Act Three, Scene One
Antipholus of Ephesus, his servant Dromio, Angelo the goldsmith, and Balthasar the merchant all enter the stage. Antipholus is having the goldsmith make a necklace for his wife Adriana. Meanwhile, Dromio has complained of his ill-treatment to his master, who does not know what he is talking about and thinks Dromio is a fool.
Dromio, Antipholus, Angelo, and the merchant Balthasar return to Antipholus' home and find the gate locked. Dromio of Syracuse is keeping watch and refuses to let them enter. When Antipholus demands to know who is denying him access to his house, Dromio of Syracuse announces that his name is Dromio, causing even more confusion.
Nell, Adriana's kitchen-maid, comes out to see what the commotion is about. She tells the three men to go away, but they recognize her voice and demand to be let in. Finally Adriana appears to see what is going on. Her husband yells for her to let him in, but she scorns him and orders him to go away.
Antipholus of Ephesus apologizes to Balthasar for the problem, which causes him to be embarrassed. He demands that Dromio go and fetch a tool to help him break the gate down. Balthasar advises against it, arguing that Antipholus' wife has always been true to him, and that there must be some explanation for what is happening. Antipholus then orders the goldsmith to fetch the necklace, which he plans to give to another woman in order to spite his wife.
Act Three, Scene Two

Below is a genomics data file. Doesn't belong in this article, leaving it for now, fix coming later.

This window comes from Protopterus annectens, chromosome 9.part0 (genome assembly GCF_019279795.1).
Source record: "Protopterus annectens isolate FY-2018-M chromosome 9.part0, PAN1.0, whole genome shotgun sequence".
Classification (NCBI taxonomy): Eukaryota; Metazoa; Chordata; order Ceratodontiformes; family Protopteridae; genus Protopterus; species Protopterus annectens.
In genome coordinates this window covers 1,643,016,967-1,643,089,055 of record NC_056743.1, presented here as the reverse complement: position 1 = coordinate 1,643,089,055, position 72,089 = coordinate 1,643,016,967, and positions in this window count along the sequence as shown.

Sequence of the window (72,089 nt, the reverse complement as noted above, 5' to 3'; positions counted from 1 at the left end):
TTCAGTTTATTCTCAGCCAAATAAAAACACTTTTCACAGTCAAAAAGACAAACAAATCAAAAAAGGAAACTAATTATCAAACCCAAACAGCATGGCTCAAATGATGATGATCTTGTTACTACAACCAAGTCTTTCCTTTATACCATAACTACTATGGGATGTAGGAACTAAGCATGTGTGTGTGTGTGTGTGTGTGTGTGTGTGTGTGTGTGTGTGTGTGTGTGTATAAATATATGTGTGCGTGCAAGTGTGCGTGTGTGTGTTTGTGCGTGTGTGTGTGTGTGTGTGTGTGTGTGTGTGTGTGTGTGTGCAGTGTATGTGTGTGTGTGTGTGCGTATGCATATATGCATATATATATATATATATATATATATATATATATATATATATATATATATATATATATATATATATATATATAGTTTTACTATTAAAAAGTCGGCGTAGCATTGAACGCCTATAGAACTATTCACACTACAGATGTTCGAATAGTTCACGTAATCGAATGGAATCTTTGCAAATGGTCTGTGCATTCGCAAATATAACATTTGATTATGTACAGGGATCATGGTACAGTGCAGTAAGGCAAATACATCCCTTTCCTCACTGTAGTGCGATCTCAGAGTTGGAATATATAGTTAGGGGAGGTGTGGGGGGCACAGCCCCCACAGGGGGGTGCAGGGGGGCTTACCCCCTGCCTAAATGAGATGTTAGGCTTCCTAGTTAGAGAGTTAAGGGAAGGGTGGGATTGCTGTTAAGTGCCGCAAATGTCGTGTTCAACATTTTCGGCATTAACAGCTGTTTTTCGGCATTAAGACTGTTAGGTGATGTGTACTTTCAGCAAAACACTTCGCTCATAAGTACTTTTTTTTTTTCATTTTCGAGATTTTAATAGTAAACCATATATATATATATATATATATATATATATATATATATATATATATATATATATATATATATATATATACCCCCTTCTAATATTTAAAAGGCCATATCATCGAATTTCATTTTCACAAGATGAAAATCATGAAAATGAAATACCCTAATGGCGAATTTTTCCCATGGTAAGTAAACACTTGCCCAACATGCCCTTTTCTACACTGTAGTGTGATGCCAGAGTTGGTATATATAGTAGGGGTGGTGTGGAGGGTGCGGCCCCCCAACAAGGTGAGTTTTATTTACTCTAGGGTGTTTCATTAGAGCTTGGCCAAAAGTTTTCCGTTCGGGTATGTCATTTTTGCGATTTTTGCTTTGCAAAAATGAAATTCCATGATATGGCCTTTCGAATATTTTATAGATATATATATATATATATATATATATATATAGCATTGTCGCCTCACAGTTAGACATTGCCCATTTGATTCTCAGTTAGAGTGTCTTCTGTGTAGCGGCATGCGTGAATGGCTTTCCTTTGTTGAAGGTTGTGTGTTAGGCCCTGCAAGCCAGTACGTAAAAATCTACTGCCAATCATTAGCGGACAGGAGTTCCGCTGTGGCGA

Back in Adriana's house, Antipholus of Syracuse and Luciana are together on stage. Luciana lectures Antipholus about the poor way that he treats her sister. She tells him to stop looking at other women and to start comforting his wife.
Antipholus replies that he knows no wife, but that he finds Luciana to be quite beautiful and lovely. She is shocked by his suggestive nature and thinks that he has gone mad. She then tells him to wait while she goes to fetch her sister.
Dromio enters and complains that he is being chased by a woman who claims to be his wife. He tells Antipholus that this woman, Nell, is so fat that she could provide the oil in a lamp to burn an entire winter. He compares her to the globe, at which point Antipholus asks him where certain countries are upon her body. After this silly interplay, Antipholus orders Dromio to go to the harbor and find out if any ships are sailing away from Ephesus that night.
After Dromio leaves, Angelo enters with the gold chain which he gives to Antipholus of Syracuse. Antipholus is not sure what to make of the necklace, but he takes it anyway. He then decides to leave and rejoin Dromio so that both of them can escape from Ephesus where so many strange things are happening.